We know, you probably read Lean In or #Girlboss and thought you’d soaked up all the female entrepreneurial advice there is to read. More women than ever are starting businesses and it’s a wonderful thing that there are so many voices out there sharing their stories!
From Diane von Fustenberg’s 1970s climb to the top of the fashion food chain to Juicy madness in the early 2000s, we’ve compiled a fun list of books written by the female heads of some of our favorite companies, past and present.
Check them out, and let us know you’re thoughts in the comments below!
I Shouldn’t Be Telling You This, Kate White
There’s a reason this book is at the top of the list – because if there was just one that I’d want you to pick, it would be this one at the very top of the pile. Kate White was a #girlboss before Sophia Amoruso could even pronounce the word. She speaks openly and candidly about her transformation from pushover to unstoppable editor-in-chief at Cosmopolitan, where she stayed for 14 years. Pick up a copy here.
Power Your Happy, Lisa Sugar
Lisa Sugar is a woman whose secret to success seems simple – she knew what she liked, turned it into a hobby and kept going until it was a business. You may know Popsugar for their engrossing articles and handy craft ideas. Back in the day, it was just a blog, albeit one that she poured her heart and soul into. It’s hard not to be a little envious of her success because she loves the same things so many of us do – pop culture, entertainment news and maybe a dash of gossip – but she’s literally built an empire out of it! Purchase here.
The Woman I Wanted To Be, Diane von Furstenberg
Before she was 30, Diane von Furstenberg had been both a princess through marriage and a businesswoman featured in the Wall Street Journal – and there would be much more where that came from. Her wrap dress captivated the fashion world and turned it into a craze that eventually died out, but she simply moved onto other creative endeavors.
Lately, she’s been named one of Forbes’ Most Powerful Women and is president of the Council of Fashion Designers of America. If anything, her story is a moving testament to the impact any woman can have at any age. Check out her story here.
By Invitation Only: How We Built Gilt, Alexis Maybank and Alexandra Wilkis Wilson
It’s hard to imagine a time when people thought online shopping was a bad idea, but the women who founded Gilt lived through those times. In their book, these two Harvard blonds dish on how they encountered sexist venture capitalists who looked down on their flash sale-driven business model, started a company, traveled the world, learned Japanese and figured out how to get a few breaths in between. Purchase here.
In My Shoes: A Memoir, Tamara Mellon
Anyone who believes in a woman’s right to shoes has probably enjoyed at least a brief love affair with a pair of Jimmy Choos. Tamara Mellon was a coke-addicted socialite who’d been fired from Vogue when she got the idea to partner up with Jimmy Choo, a cobbler who was London society’s best-kept secret. Princess Diana was one of his clients.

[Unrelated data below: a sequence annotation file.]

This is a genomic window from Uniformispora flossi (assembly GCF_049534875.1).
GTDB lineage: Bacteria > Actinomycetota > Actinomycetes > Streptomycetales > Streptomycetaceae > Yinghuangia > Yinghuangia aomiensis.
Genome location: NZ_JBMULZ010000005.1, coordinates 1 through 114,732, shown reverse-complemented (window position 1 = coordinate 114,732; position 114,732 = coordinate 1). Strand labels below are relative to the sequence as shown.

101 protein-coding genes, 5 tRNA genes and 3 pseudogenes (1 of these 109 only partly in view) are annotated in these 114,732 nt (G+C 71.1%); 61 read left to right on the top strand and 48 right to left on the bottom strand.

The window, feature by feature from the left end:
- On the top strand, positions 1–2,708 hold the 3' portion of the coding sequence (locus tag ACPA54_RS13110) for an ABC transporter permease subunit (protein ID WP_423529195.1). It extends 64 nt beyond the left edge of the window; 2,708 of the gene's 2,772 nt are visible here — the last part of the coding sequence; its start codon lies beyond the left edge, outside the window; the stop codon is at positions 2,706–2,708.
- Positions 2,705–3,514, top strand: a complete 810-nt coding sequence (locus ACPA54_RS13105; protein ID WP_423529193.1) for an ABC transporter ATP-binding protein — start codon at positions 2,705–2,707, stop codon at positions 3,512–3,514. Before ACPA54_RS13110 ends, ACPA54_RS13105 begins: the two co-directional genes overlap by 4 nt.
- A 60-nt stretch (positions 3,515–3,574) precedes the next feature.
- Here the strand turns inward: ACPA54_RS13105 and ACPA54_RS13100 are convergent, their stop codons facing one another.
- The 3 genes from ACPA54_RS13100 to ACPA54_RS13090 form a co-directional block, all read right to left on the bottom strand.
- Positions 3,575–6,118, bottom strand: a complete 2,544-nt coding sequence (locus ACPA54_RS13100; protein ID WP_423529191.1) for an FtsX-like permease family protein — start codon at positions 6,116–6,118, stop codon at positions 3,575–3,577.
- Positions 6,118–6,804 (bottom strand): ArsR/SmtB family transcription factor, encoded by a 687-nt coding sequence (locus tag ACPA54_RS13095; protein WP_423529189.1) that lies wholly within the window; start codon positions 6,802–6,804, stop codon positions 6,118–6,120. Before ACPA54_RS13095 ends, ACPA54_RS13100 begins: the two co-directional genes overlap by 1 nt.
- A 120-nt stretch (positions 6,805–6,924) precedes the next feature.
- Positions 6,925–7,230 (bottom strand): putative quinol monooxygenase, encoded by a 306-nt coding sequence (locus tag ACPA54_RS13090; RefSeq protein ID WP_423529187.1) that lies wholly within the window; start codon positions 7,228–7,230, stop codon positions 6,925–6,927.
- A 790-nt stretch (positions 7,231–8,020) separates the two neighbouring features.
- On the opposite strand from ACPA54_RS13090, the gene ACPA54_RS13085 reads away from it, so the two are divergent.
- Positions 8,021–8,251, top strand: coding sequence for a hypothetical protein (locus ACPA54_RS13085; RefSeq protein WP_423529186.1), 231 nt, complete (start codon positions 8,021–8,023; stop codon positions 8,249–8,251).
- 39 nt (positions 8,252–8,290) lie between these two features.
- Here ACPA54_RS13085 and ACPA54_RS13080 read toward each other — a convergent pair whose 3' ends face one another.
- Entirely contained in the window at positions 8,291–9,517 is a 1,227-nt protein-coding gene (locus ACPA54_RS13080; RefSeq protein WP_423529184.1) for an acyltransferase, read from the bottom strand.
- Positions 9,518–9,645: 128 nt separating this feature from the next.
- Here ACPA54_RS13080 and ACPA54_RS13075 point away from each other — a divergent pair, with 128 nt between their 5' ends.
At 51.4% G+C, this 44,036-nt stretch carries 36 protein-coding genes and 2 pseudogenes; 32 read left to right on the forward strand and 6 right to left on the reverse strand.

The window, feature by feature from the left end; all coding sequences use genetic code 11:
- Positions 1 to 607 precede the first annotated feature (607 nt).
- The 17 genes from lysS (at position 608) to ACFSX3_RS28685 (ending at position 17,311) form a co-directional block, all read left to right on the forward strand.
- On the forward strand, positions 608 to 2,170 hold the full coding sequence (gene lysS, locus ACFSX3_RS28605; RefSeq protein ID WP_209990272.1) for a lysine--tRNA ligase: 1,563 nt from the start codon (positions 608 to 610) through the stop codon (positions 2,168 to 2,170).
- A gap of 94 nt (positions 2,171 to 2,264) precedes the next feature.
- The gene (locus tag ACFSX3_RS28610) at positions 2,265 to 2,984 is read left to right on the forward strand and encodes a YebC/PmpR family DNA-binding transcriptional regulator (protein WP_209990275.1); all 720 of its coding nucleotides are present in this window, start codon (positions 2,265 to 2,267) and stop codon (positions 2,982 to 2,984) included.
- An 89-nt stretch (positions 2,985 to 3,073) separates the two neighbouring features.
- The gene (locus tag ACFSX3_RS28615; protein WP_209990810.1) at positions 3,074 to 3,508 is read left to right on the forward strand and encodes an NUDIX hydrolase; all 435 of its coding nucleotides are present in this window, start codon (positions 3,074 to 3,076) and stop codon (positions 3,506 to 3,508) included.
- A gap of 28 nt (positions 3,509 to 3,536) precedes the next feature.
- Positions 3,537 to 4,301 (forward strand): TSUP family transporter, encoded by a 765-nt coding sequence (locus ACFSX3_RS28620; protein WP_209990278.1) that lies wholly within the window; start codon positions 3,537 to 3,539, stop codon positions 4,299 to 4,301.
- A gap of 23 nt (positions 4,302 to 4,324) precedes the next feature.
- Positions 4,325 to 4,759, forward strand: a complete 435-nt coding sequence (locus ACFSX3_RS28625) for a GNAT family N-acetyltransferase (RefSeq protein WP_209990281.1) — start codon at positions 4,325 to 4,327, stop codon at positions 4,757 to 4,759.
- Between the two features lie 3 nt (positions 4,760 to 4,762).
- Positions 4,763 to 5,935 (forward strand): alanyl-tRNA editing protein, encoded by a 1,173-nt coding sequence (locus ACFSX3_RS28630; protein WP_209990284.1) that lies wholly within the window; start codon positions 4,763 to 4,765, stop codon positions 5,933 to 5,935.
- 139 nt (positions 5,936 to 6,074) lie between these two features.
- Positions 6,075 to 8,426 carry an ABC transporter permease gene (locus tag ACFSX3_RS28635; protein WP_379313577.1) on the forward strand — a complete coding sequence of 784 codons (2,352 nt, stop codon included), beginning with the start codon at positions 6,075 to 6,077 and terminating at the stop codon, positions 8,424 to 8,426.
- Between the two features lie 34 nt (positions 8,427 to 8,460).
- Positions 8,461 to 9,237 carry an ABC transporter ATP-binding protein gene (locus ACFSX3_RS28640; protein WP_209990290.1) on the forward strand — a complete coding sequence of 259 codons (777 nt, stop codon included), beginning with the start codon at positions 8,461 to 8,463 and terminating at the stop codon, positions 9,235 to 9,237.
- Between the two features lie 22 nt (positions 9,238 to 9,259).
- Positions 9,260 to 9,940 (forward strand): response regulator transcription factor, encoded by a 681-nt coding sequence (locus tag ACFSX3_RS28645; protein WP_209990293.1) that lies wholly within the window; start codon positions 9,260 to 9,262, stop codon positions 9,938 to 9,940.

She describes the mad dash to supply the Hollywood elite by setting up a showroom in a hotel pre-Oscar night, all the way to the eventual unraveling of her part in the company by the financiers. Purchase here.
The Glitter Plan, Pamela Skaist-Levy and Gela Nash-Taylor
This book is an adorable fish-out-of-water memoir reminiscent of Legally Blonde. Two perky, candy-loving LA friends start a T-shirt line…that turns into the velour tracksuit movement of the early 2000s. Juicy Couture took over the world and appeared all over our TV screens, and stores couldn’t keep enough in stock. Hear firsthand from the founders how the brand evolved and the fun they had riding that wave of success. Read here.
Find Your Extraordinary, Jessica DiLullo Herrin
Jessica DiLullo Herrin, co-founder of direct sales jewelry company Stella & Dot, begins her memoir with a mildly relatable parable: when a high school teacher angrily called her a waste of potential, she abandoned her class-cutting high school habits and dedicated her energy to a university transfer. With her eye on the prize (Stanford), she pulled off the transfer, graduated, fielded the corporate career path for a few years, then decided to start her own company.
Herrin’s transparency about what makes a driven career woman tick is one of the things I liked most about her book. She admits that you can’t have it all – ballet recitals and board meetings will have to be decided between. It takes a village to keep it together, in spite of what modern folklore wants us to believe. Outsource the little tasks in order to make way for the big ones, stay true to the vision you’ve set for your career path, and there should be little that stands between you and your dreams. Purchase here.